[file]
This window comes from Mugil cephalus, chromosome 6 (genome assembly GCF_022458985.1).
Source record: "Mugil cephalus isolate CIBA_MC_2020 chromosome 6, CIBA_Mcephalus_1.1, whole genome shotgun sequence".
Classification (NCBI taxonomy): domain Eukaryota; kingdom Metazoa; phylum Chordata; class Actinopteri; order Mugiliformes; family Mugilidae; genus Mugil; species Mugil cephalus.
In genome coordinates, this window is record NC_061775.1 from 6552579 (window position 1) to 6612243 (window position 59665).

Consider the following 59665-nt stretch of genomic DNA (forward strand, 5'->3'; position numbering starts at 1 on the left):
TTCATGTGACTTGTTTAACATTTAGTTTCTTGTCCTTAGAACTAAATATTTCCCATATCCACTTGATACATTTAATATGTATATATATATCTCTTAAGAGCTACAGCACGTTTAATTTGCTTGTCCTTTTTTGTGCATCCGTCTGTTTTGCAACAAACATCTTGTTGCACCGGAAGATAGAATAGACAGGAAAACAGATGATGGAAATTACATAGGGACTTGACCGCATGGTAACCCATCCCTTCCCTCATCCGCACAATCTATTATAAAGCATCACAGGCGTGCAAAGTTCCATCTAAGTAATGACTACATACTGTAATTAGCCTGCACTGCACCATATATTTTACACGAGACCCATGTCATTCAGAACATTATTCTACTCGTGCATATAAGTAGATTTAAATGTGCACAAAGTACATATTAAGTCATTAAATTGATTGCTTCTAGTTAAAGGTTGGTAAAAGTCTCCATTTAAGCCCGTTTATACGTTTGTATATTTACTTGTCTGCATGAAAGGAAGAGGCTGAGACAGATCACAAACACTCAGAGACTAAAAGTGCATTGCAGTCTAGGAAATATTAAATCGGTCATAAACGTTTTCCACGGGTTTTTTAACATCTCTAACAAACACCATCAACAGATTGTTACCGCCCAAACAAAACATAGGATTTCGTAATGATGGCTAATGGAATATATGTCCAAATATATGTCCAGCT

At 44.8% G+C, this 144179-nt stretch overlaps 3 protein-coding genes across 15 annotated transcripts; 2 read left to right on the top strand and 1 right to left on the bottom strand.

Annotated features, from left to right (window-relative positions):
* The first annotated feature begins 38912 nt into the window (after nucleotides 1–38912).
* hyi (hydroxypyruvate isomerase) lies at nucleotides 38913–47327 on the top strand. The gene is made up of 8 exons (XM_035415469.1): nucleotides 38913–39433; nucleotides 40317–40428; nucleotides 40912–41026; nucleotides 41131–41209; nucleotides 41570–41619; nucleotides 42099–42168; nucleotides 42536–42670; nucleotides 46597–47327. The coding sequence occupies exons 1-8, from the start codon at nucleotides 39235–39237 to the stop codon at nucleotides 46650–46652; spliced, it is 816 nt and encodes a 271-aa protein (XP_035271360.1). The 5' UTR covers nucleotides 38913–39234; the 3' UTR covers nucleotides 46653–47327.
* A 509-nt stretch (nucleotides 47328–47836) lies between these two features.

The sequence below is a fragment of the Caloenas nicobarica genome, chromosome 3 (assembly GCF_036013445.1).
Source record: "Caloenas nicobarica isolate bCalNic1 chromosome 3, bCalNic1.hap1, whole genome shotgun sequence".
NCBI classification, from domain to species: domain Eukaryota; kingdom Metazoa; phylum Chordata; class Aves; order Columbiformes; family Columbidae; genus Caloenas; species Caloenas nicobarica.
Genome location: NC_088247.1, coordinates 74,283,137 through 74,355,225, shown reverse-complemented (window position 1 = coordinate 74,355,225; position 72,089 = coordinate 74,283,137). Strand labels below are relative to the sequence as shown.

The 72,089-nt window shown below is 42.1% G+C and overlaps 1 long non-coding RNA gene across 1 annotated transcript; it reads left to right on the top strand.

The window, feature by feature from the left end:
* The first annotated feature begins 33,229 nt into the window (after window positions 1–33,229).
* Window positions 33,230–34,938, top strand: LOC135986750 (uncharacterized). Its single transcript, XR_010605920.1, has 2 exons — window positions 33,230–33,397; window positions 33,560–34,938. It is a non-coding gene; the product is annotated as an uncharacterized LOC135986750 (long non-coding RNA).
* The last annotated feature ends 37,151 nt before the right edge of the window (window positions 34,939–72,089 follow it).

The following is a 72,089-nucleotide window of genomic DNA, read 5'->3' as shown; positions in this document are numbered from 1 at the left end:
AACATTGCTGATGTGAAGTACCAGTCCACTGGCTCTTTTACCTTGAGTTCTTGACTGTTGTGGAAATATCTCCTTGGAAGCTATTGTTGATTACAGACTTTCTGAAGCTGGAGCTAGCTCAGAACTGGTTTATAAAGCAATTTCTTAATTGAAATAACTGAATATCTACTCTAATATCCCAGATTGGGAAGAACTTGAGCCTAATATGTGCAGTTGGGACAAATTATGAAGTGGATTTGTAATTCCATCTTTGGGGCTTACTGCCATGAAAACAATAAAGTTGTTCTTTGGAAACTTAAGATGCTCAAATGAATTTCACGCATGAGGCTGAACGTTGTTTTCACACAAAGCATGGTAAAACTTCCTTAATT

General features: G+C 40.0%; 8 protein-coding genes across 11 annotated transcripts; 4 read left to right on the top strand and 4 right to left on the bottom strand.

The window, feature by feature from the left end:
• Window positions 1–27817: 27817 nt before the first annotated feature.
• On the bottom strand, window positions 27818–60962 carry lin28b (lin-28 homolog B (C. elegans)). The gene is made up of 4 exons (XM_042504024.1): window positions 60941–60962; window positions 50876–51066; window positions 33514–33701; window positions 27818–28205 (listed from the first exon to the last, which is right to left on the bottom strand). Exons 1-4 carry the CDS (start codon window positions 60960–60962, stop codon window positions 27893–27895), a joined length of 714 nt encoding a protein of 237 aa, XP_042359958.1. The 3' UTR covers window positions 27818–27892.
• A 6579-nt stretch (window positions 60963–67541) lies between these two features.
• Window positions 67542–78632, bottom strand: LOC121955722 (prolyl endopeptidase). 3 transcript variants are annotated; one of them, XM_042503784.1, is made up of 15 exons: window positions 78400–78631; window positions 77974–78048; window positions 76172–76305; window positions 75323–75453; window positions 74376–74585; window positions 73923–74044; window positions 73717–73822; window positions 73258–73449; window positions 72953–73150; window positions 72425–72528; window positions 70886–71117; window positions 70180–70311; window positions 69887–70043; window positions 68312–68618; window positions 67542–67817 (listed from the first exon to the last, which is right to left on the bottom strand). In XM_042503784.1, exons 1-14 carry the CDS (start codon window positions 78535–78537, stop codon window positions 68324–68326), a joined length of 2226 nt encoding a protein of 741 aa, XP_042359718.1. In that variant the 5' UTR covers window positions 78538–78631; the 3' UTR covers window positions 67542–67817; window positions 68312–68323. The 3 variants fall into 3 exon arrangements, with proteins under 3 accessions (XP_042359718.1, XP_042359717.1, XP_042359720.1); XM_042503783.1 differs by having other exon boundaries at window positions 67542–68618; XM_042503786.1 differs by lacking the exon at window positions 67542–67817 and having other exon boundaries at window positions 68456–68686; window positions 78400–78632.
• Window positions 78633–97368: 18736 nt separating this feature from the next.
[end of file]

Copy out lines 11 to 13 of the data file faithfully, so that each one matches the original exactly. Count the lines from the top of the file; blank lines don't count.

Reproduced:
* A 509-nt stretch (nucleotides 47328–47836) lies between these two features.

The sequence below is a fragment of the Caloenas nicobarica genome, chromosome 3 (assembly GCF_036013445.1).
Source record: "Caloenas nicobarica isolate bCalNic1 chromosome 3, bCalNic1.hap1, whole genome shotgun sequence".